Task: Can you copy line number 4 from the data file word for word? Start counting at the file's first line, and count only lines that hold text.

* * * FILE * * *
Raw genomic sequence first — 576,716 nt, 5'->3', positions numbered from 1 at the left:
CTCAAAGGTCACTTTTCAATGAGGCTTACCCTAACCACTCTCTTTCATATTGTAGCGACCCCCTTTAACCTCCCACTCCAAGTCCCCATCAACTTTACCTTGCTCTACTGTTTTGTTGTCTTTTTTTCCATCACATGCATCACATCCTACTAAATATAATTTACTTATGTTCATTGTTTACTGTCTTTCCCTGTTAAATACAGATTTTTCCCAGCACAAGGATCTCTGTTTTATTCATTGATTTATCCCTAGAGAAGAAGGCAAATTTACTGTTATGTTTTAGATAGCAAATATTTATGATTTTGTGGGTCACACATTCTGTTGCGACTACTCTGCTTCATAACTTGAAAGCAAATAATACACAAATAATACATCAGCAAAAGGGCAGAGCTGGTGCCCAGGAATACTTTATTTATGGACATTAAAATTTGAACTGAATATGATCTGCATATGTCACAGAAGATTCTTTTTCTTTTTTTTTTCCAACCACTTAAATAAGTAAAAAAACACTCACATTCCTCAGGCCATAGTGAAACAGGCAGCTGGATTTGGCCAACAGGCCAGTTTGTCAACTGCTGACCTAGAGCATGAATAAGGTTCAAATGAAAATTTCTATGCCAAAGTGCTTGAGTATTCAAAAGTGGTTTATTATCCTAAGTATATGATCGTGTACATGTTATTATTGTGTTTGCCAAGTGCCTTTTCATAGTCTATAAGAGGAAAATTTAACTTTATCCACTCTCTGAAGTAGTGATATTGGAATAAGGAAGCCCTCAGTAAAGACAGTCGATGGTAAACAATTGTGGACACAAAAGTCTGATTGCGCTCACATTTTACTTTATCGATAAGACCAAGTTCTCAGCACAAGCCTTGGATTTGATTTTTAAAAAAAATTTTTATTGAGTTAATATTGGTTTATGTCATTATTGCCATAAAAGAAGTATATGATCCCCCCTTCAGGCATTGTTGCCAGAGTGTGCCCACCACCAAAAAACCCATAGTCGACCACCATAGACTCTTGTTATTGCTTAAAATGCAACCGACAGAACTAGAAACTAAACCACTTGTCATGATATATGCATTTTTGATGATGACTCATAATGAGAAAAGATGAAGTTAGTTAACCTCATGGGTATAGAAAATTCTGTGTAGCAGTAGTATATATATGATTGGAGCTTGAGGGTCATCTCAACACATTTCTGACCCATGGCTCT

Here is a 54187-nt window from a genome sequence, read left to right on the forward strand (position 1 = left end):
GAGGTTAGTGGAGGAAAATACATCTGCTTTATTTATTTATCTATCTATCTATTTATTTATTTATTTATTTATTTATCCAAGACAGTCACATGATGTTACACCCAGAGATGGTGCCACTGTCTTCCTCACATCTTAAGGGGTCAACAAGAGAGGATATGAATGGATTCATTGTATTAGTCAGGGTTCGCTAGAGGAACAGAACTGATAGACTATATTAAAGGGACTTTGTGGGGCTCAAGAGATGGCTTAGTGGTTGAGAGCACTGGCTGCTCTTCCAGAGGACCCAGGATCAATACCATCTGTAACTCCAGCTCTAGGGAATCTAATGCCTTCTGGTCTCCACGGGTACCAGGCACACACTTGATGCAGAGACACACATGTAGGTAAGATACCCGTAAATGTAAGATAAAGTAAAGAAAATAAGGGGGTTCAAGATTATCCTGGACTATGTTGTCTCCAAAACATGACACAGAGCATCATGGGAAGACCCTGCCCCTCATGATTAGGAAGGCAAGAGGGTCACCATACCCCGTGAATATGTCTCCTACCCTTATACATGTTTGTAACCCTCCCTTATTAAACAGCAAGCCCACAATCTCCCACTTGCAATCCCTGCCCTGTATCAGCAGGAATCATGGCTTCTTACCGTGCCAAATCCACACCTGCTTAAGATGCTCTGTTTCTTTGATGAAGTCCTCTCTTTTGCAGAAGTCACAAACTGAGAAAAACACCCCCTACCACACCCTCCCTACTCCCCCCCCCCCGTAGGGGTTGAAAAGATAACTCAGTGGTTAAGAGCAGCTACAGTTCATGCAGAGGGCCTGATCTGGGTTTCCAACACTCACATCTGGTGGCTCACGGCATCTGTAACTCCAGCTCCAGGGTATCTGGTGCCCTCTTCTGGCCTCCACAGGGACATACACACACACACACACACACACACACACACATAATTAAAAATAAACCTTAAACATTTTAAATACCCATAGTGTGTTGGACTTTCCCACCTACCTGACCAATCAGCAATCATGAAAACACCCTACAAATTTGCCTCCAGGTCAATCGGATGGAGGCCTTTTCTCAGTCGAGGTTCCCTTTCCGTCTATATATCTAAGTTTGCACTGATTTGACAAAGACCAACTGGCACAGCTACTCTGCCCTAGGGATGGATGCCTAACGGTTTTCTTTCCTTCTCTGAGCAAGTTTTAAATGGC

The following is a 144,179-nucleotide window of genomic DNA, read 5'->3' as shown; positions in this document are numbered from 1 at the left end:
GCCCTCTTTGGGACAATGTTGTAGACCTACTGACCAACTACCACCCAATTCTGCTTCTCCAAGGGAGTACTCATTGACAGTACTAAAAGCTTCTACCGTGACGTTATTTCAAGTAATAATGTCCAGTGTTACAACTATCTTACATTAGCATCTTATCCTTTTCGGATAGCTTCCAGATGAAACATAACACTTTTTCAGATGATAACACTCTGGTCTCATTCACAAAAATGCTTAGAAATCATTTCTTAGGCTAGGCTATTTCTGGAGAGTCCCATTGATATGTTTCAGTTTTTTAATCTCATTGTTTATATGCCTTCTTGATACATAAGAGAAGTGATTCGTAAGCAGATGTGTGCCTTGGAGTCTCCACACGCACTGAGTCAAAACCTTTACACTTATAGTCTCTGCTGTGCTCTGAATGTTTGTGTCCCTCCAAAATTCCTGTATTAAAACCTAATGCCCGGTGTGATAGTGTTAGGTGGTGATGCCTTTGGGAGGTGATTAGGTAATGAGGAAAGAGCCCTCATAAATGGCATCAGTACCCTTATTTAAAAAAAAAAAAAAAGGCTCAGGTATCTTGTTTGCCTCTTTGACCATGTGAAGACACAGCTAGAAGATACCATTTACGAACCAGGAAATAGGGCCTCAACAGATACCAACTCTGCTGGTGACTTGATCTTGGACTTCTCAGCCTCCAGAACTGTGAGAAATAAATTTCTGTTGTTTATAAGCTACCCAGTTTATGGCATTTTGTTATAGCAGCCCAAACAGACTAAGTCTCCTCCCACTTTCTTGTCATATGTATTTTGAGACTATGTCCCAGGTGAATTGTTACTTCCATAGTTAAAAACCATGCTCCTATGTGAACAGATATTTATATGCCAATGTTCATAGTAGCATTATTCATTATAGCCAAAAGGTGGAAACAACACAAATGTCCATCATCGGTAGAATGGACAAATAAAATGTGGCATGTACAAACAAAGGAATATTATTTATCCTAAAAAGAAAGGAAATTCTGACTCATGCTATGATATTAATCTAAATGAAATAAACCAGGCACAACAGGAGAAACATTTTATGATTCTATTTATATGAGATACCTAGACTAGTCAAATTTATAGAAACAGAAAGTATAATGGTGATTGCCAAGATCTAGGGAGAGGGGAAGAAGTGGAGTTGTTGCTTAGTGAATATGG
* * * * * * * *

GAGGTTAGTGGAGGAAAATACATCTGCTTTATTTATTTATCTATCTATCTATTTATTTATTTATTTATTTATTTATCCAAGACAGTCACATGATGTTACACCCAGAGATGGTGCCACTGTCTTCCTCACATCTTAAGGGGTCAACAAGAGAGGATATGAATGGATTCATTGTATTAGTCAGGGTTCGCTAGAGGAACAGAACTGATAGACTATATTAAAGGGACTTTGTGGGGCTCAAGAGATGGCTTAGTGGTTGAGAGCACTGGCTGCTCTTCCAGAGGACCCAGGATCAATACCATCTGTAACTCCAGCTCTAGGGAATCTAATGCCTTCTGGTCTCCACGGGTACCAGGCACACACTTGATGCAGAGACACACATGTAGGTAAGATACCCGTAAATGTAAGATAAAGTAAAGAAAATAAGGGGGTTCAAGATTATCCTGGACTATGTTGTCTCCAAAACATGACACAGAGCATCATGGGAAGACCCTGCCCCTCATGATTAGGAAGGCAAGAGGGTCACCATACCCCGTGAATATGTCTCCTACCCTTATACATGTTTGTAACCCTCCCTTATTAAACAGCAAGCCCACAATCTCCCACTTGCAATCCCTGCCCTGTATCAGCAGGAATCATGGCTTCTTACCGTGCCAAATCCACACCTGCTTAAGATGCTCTGTTTCTTTGATGAAGTCCTCTCTTTTGCAGAAGTCACAAACTGAGAAAAACACCCCCTACCACACCCTCCCTACTCCCCCCCCCCCGTAGGGGTTGAAAAGATAACTCAGTGGTTAAGAGCAGCTACAGTTCATGCAGAGGGCCTGATCTGGGTTTCCAACACTCACATCTGGTGGCTCACGGCATCTGTAACTCCAGCTCCAGGGTATCTGGTGCCCTCTTCTGGCCTCCACAGGGACATACACACACACACACACACACACACACACACATAATTAAAAATAAACCTTAAACATTTTAAATACCCATAGTGTGTTGGACTTTCCCACCTACCTGACCAATCAGCAATCATGAAAACACCCTACAAATTTGCCTCCAGGTCAATCGGATGGAGGCCTTTTCTCAGTCGAGGTTCCCTTTCCGTCTATATATCTAAGTTTGCACTGATTTGACAAAGACCAACTGGCACAGCTACTCTGCCCTAGGGATGGATGCCTAACGGTTTTCTTTCCTTCTCTGAGCAAGTTTTAAATGGC